pecan maple biscotti cookie with roasted pecans

Roasted Pecan & Maple Biscotti

Baked with double maple flavor, serve these classic Italian cookies with a hot cup of coffee or espresso.

There’s nothing like a hot cup of coffee on a chilly fall day (or hot tea, if it’s past 5:00 p.m.). And what goes better with a cup of joe? Biscotti – roasted pecan maple biscotti, that is. Zack and I were sitting at the table on Sunday debating whether or not to go for a run (it was only slightly raining) or stay in our pajamas longer. We compromised by staying in and making cookies. I was a liiiiiittle bitter that all the chocolate in the apartment was gone, save for a 1 lb. block of milk chocolate neither of us could decide what to do with. So instead of a chocolate or pumpkin-spiced flavored desert, we went with a different flavor still fitting for the season.

Pecan & Maple – An Autumn Staple

Think of all the fall scents that come to mind when you first see the leaves start to change color. Pumpkin Spice, Autumn Breeze, Apple Cider, Mulled Wine… How long under Maple & Pecan come to mind? Perhaps for some this is more of a winter holiday scent. That’s fine – but if I can find a motive to make this flavor combination for more than just Christmas, I will. My coworkers will, too. Currently, I’m still the only girl at the office. I work with seven other guys who are all at least 10 years older than me. They are great, and they love biscotti. I brought these roasted pecan maple biscotti in one Tuesday, and by EOD Wednesday they were gone – we weren’t even at full staff either day. Biscotti turned out to be the best work snack (see my coffee statement above), and with the balanced nutty-and-sugary flavor, you can see why.
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Thrice Baked – Not Stale Coffee Cake

My coworker Doug jokingly called the biscotti “stale coffee cake” because of the crunchiness. While most biscotti, or cantucci as it was originally called, is twice baked, Zack and I decided to bake this batch three times to let the cookies bake on both sides equally. While this may sound like over-kill (over-bake?), the end result was worth it. Additionally, the cookies still softened wonderfully when dipped in coffee. The original biscotti also contains no yeast and no fat. We decided to use butter, because who wants to eat a cookie that doesn’t have butter? We also added maple syrup twice: once in the batter in place of some sugar and the second time when roasting the pecans. Love autumn and biscotti? Share with us your favorite seasonal flavor or type of cookie you love to bake in the fall!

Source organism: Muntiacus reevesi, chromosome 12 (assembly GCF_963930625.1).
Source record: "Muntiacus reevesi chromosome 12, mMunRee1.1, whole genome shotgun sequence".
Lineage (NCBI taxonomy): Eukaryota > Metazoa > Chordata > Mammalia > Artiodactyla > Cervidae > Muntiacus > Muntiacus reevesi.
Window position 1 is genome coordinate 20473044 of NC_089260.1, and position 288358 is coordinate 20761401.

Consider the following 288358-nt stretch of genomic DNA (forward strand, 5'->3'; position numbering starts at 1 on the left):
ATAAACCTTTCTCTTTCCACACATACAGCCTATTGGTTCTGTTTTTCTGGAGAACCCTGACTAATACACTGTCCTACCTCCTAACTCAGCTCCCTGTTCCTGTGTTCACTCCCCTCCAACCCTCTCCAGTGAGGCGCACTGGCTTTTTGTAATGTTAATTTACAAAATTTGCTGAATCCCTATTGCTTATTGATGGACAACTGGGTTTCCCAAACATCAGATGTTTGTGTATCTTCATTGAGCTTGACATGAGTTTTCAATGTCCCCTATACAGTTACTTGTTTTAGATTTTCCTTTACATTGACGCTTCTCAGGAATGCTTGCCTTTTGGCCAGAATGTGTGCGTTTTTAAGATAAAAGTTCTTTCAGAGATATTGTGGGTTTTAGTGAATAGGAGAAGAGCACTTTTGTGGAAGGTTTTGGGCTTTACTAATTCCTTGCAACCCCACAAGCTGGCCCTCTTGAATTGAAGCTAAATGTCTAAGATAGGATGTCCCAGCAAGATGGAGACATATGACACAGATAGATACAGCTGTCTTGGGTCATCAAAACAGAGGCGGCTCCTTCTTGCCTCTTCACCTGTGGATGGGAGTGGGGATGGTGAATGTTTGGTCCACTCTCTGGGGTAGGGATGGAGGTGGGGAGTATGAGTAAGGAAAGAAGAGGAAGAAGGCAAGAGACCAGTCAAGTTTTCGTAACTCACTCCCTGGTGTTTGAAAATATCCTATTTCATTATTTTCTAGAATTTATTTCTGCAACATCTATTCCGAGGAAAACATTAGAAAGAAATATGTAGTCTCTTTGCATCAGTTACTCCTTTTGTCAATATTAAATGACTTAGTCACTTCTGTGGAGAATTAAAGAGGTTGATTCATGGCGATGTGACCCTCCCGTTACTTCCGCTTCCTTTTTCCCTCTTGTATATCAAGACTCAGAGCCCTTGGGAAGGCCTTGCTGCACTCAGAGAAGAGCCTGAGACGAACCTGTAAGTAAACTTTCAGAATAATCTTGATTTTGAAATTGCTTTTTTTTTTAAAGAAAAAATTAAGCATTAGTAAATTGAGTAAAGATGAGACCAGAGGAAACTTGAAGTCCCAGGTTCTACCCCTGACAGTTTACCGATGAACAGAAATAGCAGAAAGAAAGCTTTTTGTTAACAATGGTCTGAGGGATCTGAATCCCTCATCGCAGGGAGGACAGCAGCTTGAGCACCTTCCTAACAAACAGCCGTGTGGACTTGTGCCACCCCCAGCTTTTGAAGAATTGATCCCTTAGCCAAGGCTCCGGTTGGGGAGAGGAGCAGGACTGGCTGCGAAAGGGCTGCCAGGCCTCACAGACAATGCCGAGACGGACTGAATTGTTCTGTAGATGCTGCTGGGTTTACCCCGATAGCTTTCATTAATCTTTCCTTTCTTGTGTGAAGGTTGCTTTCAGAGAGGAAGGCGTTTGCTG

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Roasted Pecan & Maple Biscotti

Baked with double maple flavor, these classic Italian cookies are best served with a hot cup of coffee or espresso.
  • Prep Time20 min
  • Cook Time50 min
  • Total Time1 hr 10 min
  • Yield24 large cookies
  • Serving Size1 cookie
  • Energy145 cal
  • Cuisine
    • American
    • Italian
  • Course
    • Dessert
    • Cookie

Ingredients

  • 2 cups pecans, coarsely chopped
  • 2 Tbs. pure maple syrup, plus 1/4 cup for dough
  • 2 tsp. ground cinnamon
  • 1/2 cup granulated sugar
  • 1/2 cup dark brown sugar
  • 1 tsp. vanilla extract
  • 2 medium eggs
  • 6 Tbs. melted butter
  • 2 1/2 cups all purpose flour
  • 1 1/2 tsp. baking soda
  • 1/2 tsp. salt

Directions

1 Preheat the oven to 350 F. In a bowl, combine the pecans, 2 Tbs. maple syrup, and cinnamon. Spread evenly over a baking sheet lined with parchment paper and roast until the oven has finished preheating or until you can smell the nuts. 2 In a medium bowl, mix the flour, baking powder, and salt together. Set aside. 3 In a large bowl, combine the sugars, remaining 1/4 cup maple syrup, and butter. Add the eggs and vanilla extract, and mix. Slowly add in the dry mixture until the dough forms. Fold in the maple-roasted pecans. 4 Divide the dough in half. From the separated dough, form two long, flat logs on the same parchment-lined baking sheet used to roast the nuts. Each log should be about 1-1 1/2 inches high, 10 inches long and 4-6 inches wide. The dough will be a little sticky and not at all like bread dough – use wet hands to form the logs to help prevent sticking. 5 Bake the logs for 30 minutes. Remove from the oven and let cool for 3-5 minutes before slicing into slices 1/2 inch thick. You can cut these diagonally if you’d like, but it’s not necessary. 6 Turn the cookies onto their side and bake for another 10 minutes. Flip sides, and repeat. Finally, let cool for 5 minutes on the tray before moving them to a cooling rack. Store in an air-tight container for up to 1 week.
  • Serving Size1 cookie
  • Amount per serving
  • Calories145
  • % Daily Value*
  • * The % Daily Value (DV) tells you how much a nutrient in a serving of food contributes to a daily diet. 2,000 calories a day is used for general nutrition advice.
 

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